Traumatic brain injuries interfere with normal brain function and often require hospitalization and ongoing treatment. TBIs account for 30% of fatal injury cases and a person in Central and South West Virginia may experience several types of TBIs.
Overview of TBI
A TBI occurs from a blunt force trauma to the brain, which causes it to push against the skull. A TBI ranges from mild with or without a brief loss of awareness or moderate or severe, requiring hospitalization. A mild TBI is commonly a concussion, which may cause dizziness, fatigue, headaches, vomiting, nausea, and blurred vision.
A diffuse axonal is a more serious TBI that occurs when the brain’s axons, or nerve fibers, get damaged. A coup contrecoup TBI is a bruise that occurs under the site of impact on the opposite side. Some common signs of a serious TBI include longer loss of consciousness, seizures or convulsions, coma, and loss of bowel and bladder control.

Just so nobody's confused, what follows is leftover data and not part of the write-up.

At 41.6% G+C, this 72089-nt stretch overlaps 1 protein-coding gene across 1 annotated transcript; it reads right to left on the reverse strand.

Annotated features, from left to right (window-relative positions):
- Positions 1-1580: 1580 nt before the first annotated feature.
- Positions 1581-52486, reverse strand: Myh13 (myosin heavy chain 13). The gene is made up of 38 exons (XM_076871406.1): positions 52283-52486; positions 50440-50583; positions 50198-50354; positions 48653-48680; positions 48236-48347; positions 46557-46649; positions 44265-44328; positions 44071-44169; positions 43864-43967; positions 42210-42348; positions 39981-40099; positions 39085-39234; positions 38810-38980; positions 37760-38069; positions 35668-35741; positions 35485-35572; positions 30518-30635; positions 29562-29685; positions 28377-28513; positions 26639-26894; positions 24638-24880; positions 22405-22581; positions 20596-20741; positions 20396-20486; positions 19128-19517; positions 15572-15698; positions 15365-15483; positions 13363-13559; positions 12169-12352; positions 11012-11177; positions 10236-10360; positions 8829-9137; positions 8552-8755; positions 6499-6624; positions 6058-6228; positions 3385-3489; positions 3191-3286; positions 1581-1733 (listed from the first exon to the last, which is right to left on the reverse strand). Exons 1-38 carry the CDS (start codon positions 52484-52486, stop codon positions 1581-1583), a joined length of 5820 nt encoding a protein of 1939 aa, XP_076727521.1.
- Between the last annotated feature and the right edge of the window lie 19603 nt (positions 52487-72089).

Other TBI facts and figures
Reports find over 5 million U.S. citizens live with a permanent disability from brain injuries, and around 2.5 million experience a TBI annually. In 2020, there were over 64,000 deaths from brain injuries and around 223,000 hospitalization from TBIs in 20219. TBIs can happen to anyone, but certain groups are at risk including veterans, people 65 and older, and some ethnic minorities.
The top cause of brain injuries are falls, which account for around half of hospitalizations for TBIs. A TBI from falls is more likely to occur in the 0 to 4 age group and the 65 and older age group.
A TBI can require several weeks of medical treatment or long-term care. People can seek damages from third parties they believe are responsible.